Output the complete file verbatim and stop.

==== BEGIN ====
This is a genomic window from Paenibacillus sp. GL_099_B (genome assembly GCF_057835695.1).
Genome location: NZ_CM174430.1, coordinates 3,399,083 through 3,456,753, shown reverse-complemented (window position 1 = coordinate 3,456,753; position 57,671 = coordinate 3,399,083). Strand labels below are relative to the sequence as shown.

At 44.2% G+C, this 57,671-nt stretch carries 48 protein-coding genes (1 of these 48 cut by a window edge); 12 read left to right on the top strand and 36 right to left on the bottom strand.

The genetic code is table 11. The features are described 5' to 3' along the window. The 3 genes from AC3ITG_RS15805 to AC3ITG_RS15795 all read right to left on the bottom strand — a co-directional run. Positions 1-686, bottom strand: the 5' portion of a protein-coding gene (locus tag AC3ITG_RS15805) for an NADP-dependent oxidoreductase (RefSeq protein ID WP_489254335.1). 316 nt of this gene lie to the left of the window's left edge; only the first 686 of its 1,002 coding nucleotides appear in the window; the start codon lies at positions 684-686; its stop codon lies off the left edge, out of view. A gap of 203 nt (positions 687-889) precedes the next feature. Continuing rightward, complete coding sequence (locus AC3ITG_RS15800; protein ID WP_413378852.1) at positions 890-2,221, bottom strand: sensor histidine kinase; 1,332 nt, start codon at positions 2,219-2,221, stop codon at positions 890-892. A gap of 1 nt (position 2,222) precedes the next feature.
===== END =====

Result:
This is a genomic window from Paenibacillus sp. GL_099_B (genome assembly GCF_057835695.1).
Genome location: NZ_CM174430.1, coordinates 3,399,083 through 3,456,753, shown reverse-complemented (window position 1 = coordinate 3,456,753; position 57,671 = coordinate 3,399,083). Strand labels below are relative to the sequence as shown.

At 44.2% G+C, this 57,671-nt stretch carries 48 protein-coding genes (1 of these 48 cut by a window edge); 12 read left to right on the top strand and 36 right to left on the bottom strand.

The genetic code is table 11. The features are described 5' to 3' along the window. The 3 genes from AC3ITG_RS15805 to AC3ITG_RS15795 all read right to left on the bottom strand — a co-directional run. Positions 1-686, bottom strand: the 5' portion of a protein-coding gene (locus tag AC3ITG_RS15805) for an NADP-dependent oxidoreductase (RefSeq protein ID WP_489254335.1). 316 nt of this gene lie to the left of the window's left edge; only the first 686 of its 1,002 coding nucleotides appear in the window; the start codon lies at positions 684-686; its stop codon lies off the left edge, out of view. A gap of 203 nt (positions 687-889) precedes the next feature. Continuing rightward, complete coding sequence (locus AC3ITG_RS15800; protein ID WP_413378852.1) at positions 890-2,221, bottom strand: sensor histidine kinase; 1,332 nt, start codon at positions 2,219-2,221, stop codon at positions 890-892. A gap of 1 nt (position 2,222) precedes the next feature.